Down the river, that is. Even the vegans among us bought a shedload of pork last night, and a bad plan to go along with it. Was it any surprise that there were triple the "yes" votes beat the "no" votes by 3 to 1?
The markets will round out my exacta box by going bonkers today.
Since I never seem to talk about cycling anymore, I will put the cycling content high up today. I got my new DT 240 hubs yesterday. Pure unadulterated triple X rated bike porn. The little cardboard box they came in weighs more than they do. Unfortunately I will not get to lace them up by this weekend's trip to Lost River.
After decrying the trainer/rollers the other day, I had a good roller session on tuesday night. After a month plus of working on living down in the drops, I am all good with it on the road. There is something about being on a trainer or rollers that makes the low low position less comfortable. Maybe as a friend suggested it is a constant pressure thing. I don't know, but I do know that I rode outside on Sunday and was in the drops the whole time and it felt great. Wednesday morning, after being in the drops not nearly as much on Tuesday night, my back felt like it had been worked over with a baseball bat. Not Good.
I've also been doing some upper body work at the gym to go along with all of the core work and leg strength rebuilding. My right leg is still disgustingly weak, but my upper body is almost freakish in its resistance to strength gains. If there was money to be made in not having a strong upper body despite all efforts to the contrary, I would have Monty Burnses money. As it is, I just have his strength. SMITHERS!!
Commentators and politicians keep talking about needing to stop falling house prices as though accomplishing that will stabilize the whole economic morass. I disagree with this sentiment entirely. Falling housing prices are a natural corrective to a speculative bubble and a supply surplus. To artificially support housing prices, and how would you do it anyway, would be an even bigger abrogation of our basic free market philosophy than the pile of pork that the Senate pushed through in a landslide last night.
Housing prices went up because people thought that the rules had changed, and that prices could only go up. The thought that prices could only go up fortified the ill considered surge into pushing heaps of mortgage money at anyone with a pulse. With all the checking that many of the mortgage companies did on their applicants, I wonder if they even tested anyone for a pulse. The surge of mortgage money reinforced the upward drive of prices in a self reinforcing spiral. To try and peg prices at some percentage of a speculative high might do as much good as allowing a bunch of people who are upside down in their mortgages a chance to sell their homes at close to full mortgage value. But if a bunch of inventory goes into the market at a command price, where will the buyers come from? Is the governmet going to find people with healthy personal balance sheets and force them into buying?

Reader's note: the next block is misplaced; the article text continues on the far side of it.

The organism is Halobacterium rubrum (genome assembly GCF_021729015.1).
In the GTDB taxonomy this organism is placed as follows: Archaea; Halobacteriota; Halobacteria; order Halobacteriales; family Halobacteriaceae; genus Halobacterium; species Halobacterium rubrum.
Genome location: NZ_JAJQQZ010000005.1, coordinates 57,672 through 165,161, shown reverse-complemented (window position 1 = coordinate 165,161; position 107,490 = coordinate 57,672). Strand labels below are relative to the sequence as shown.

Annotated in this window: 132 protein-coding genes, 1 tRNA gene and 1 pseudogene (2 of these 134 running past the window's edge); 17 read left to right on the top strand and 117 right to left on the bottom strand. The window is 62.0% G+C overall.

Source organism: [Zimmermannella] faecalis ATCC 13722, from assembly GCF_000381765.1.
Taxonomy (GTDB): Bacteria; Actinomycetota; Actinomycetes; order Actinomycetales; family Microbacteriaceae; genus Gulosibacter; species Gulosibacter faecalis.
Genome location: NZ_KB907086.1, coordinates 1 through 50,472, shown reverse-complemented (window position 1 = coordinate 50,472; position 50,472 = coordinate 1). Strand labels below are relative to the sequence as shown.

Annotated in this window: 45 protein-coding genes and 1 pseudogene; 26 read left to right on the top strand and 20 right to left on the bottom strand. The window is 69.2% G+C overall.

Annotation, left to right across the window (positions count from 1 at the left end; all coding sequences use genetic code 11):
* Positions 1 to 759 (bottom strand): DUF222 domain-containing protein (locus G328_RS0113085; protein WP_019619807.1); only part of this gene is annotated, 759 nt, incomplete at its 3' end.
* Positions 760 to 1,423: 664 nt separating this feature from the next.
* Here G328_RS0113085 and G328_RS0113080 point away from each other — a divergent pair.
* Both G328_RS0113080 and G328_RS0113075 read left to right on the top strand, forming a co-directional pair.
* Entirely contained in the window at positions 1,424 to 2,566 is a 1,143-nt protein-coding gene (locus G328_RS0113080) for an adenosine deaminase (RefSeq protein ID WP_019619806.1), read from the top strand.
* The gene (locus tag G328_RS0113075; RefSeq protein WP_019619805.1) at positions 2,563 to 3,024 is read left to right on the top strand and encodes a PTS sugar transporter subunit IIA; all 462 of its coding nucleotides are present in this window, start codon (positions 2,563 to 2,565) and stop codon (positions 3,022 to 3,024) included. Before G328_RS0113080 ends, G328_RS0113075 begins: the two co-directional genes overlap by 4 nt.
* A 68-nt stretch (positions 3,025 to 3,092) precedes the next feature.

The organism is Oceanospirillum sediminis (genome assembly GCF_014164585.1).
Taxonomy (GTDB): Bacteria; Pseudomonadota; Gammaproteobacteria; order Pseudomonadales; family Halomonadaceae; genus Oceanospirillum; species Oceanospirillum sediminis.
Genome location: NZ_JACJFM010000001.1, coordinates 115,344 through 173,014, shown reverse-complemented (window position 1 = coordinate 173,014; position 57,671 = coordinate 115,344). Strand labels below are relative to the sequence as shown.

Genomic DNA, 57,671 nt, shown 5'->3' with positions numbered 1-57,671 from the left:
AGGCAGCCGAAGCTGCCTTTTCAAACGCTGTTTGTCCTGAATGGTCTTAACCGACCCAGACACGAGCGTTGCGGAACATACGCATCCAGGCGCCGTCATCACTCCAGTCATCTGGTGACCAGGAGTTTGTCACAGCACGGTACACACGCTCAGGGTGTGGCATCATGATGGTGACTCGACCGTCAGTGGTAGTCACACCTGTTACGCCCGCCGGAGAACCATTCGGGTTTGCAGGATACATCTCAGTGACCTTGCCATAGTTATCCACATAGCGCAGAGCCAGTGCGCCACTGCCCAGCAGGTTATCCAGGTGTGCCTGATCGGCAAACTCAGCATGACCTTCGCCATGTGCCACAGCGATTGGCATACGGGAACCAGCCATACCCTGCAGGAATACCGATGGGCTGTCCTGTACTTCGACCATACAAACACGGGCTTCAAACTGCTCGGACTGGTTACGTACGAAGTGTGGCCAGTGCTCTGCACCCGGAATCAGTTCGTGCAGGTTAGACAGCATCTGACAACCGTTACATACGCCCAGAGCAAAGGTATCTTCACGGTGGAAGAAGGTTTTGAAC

When asset bubbles end and the assets in question revert to their historical means, it is usual for them to dip below track and then have a little surge as they get back to their natural path. To try and manipulate any part of this phenomenon is a fool's errand.
A categorically better option is to reduce the rate of foreclosures by manipulating (yes, I will call it what it is) mortgage contracts to help people stay in their homes. Yes, people will still own houses on which they owe more than market value. This has happened before and will happen again, especially if no money down loans reenter the picture. You could enact the kind of program I proposed a few days ago, wherein people have the option of downgrading their payback requirements. This keeps people in their homes, prevents a flood of inventory going on the market, and perhaps most importantly will entice new and qualified buyers into the market to get things going again.
Having adjustable mortgage interest rates adjust upward while the economy is contracting right now is functionally the same thing as increasing taxes at the outset of the Great Depression. It will end in ruin. There was much stupidity on all sides. Let's not battle past stupidity with new stupidity. We need to develop a homeowner based plan to help people succeed in the struggle (and it should be a struggle - they are an equal part to this fiasco) to keep their homes.
Artifically putting any kind of floor under housing prices is the worst of all the bad ideas I've heard through this whole situation, and even gramatically imprecise references to it should not be tolerated.